Cleaning a white board with REEM

David Martínez reports on his Master Thesis about Automatic Control and Robotics

Hello! I’m David Martínez, a Master’s degree student in Automatic Control and Robotics in the UPC. I joined the REEM@IRI team to do my master thesis in robotics. REEM@IRI is a collaboration between PAL Robotics , IRI and AESS to develop the skills needed by the humanoid service robot REEM – from the Barcelonese company PAL Robotics – to take part in the Robocup@HOME, competition, where robots have to solve everyday tasks, which include people recognition and speech interaction, robot navigation in a domestic environment, and object recognition and grasping.

Robot REEM from PAL Robotics, used in this project

For my master thesis, I worked on the open challenge of the Robocup@HOME where each team can demonstrate new and different skills. We chose to develop surface cleaning skills, which included erasing painted surfaces and cleaning small objects, like lentils or rice.

The method developed has 3 different parts: the perception to get a representation of the environment, a set of actions that are used to clean, and a planner to select the best action sequence for each state. REEM was equipped with a RGBD camera for the perception, and cleaning tools, like for example a cloth, to perform the actions successfully.

– To get observations of the environment, a RGBD camera is used, which provide both depth and color information. Depth is used to segment the dirty surfaces, while color is used to detect the dirty areas and represent them with a set of ellipses.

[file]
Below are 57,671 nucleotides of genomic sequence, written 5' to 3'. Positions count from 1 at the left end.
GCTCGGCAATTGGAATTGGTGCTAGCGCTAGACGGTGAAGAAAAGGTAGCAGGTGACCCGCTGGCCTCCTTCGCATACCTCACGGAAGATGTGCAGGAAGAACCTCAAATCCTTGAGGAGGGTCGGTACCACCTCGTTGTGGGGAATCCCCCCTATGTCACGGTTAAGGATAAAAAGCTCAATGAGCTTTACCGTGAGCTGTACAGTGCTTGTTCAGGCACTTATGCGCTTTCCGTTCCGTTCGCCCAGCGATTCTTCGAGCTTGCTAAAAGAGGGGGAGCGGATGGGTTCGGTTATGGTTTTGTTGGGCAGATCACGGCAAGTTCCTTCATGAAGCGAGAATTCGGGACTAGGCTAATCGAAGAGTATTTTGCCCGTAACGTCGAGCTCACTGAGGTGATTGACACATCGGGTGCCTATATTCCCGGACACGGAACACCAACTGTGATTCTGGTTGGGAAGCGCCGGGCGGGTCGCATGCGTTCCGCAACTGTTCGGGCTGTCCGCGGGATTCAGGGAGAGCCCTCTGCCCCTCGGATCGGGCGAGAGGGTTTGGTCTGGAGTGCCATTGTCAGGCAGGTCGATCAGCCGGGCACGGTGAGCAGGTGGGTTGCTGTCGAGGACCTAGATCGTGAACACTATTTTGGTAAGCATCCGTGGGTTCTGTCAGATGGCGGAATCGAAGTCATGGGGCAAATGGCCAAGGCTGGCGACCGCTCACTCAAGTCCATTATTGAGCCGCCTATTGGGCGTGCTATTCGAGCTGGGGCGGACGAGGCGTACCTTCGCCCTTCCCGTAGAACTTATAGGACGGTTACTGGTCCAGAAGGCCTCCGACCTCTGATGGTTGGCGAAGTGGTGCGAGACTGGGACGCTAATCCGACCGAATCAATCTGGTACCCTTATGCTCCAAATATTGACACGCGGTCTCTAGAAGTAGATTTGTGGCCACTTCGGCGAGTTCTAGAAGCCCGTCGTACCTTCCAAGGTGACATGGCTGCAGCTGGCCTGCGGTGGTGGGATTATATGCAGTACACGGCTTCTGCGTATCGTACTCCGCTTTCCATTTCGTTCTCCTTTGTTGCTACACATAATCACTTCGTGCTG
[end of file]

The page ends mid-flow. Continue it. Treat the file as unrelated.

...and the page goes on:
Perception made

– We also defined a set of actions to clean, which consist in sequences of movements over the dirty areas to clean them. Each action gets better results with different types of dirty areas, making all actions useful for some kind of dirt.

Actions planned to clean a round drawing on the board

– We wanted to choose good action sequences to minimize the time spent cleaning, but we had uncertainty in the perceptions, and also stochastic actions. We decided to used PRADA planner, a fast probabilistic planner, to select good sequences for any given dirty surface. It improved significantly the results in complex tasks over using simple reactive methods.

The final result can be seen here:

REEM cleaning a whiteboard

It has been a very good experience being part of the REEM@IRI team. I have had the opportunity to learn a lot of things, worked with advanced real robots capable of performing many skills, met great people and I have had a very good time. I would like to thank everyone in the team, especially Dr. Ricardo Téllez from PAL Robotics, and Doctor Guillem Alenya from IRI who did a great job coordinating the efforts of the team, and I am looking forward to see what awesome skills we will make for future Robocup competitions.


For more information on this project, please visit our blog and contact page to get in touch with us.

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